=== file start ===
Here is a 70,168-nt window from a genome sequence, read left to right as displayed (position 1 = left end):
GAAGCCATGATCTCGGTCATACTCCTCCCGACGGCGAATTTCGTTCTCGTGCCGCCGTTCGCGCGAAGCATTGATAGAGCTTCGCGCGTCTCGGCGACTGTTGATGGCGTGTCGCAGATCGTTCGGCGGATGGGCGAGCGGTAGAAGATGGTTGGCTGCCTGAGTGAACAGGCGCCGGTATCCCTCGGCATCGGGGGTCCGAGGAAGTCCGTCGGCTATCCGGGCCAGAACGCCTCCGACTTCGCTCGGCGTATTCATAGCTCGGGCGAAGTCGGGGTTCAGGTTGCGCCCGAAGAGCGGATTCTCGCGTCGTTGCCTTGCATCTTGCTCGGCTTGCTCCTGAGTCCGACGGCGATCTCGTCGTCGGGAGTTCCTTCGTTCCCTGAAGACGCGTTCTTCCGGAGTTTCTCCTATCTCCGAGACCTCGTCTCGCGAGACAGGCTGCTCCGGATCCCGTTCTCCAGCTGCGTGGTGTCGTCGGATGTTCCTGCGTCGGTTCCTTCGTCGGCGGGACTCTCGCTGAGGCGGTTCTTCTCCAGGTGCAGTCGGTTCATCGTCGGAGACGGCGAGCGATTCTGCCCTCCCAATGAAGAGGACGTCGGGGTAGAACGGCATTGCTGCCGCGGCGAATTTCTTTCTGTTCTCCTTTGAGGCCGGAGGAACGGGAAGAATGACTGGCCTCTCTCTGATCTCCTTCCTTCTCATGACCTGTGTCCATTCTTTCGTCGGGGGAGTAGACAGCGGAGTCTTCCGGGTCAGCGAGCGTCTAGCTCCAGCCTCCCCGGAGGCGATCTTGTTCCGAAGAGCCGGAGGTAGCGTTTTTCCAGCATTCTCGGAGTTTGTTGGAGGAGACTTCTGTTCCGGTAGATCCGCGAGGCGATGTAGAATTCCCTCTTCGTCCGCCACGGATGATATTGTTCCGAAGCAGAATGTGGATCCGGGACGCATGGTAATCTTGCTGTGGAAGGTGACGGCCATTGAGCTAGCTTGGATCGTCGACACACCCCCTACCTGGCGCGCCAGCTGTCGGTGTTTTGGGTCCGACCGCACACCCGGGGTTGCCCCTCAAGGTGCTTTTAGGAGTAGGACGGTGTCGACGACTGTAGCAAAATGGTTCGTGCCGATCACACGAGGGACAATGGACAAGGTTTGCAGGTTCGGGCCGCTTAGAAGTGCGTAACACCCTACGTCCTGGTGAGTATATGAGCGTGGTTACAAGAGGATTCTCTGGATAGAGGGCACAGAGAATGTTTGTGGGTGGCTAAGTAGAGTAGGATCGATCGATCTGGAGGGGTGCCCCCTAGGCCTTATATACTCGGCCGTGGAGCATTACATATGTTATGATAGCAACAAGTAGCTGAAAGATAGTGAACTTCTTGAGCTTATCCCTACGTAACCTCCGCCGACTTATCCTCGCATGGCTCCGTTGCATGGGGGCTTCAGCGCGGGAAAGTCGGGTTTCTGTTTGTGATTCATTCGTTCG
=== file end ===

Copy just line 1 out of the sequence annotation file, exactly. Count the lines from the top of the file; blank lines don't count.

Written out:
Here is a 70,168-nt window from a genome sequence, read left to right as displayed (position 1 = left end):